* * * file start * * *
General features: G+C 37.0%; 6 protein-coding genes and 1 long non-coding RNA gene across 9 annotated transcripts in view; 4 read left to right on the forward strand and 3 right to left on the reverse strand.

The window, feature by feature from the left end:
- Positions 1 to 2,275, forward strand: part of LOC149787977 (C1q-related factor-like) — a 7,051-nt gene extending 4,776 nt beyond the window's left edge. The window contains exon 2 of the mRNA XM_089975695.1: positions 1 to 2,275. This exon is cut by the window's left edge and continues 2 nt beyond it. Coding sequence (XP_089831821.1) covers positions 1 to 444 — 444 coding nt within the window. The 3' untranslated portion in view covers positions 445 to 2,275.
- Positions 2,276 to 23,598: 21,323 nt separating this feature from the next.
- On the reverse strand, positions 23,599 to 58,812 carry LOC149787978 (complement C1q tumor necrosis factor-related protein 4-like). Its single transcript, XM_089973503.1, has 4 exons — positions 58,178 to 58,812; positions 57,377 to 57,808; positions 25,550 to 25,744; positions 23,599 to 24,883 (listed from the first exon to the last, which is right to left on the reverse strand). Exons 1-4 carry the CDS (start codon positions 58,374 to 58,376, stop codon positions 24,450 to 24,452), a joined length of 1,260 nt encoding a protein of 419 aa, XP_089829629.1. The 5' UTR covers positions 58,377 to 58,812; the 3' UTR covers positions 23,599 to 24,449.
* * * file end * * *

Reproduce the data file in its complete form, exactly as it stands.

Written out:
General features: G+C 37.0%; 6 protein-coding genes and 1 long non-coding RNA gene across 9 annotated transcripts in view; 4 read left to right on the forward strand and 3 right to left on the reverse strand.

The window, feature by feature from the left end:
- Positions 1 to 2,275, forward strand: part of LOC149787977 (C1q-related factor-like) — a 7,051-nt gene extending 4,776 nt beyond the window's left edge. The window contains exon 2 of the mRNA XM_089975695.1: positions 1 to 2,275. This exon is cut by the window's left edge and continues 2 nt beyond it. Coding sequence (XP_089831821.1) covers positions 1 to 444 — 444 coding nt within the window. The 3' untranslated portion in view covers positions 445 to 2,275.
- Positions 2,276 to 23,598: 21,323 nt separating this feature from the next.
- On the reverse strand, positions 23,599 to 58,812 carry LOC149787978 (complement C1q tumor necrosis factor-related protein 4-like). Its single transcript, XM_089973503.1, has 4 exons — positions 58,178 to 58,812; positions 57,377 to 57,808; positions 25,550 to 25,744; positions 23,599 to 24,883 (listed from the first exon to the last, which is right to left on the reverse strand). Exons 1-4 carry the CDS (start codon positions 58,374 to 58,376, stop codon positions 24,450 to 24,452), a joined length of 1,260 nt encoding a protein of 419 aa, XP_089829629.1. The 5' UTR covers positions 58,377 to 58,812; the 3' UTR covers positions 23,599 to 24,449.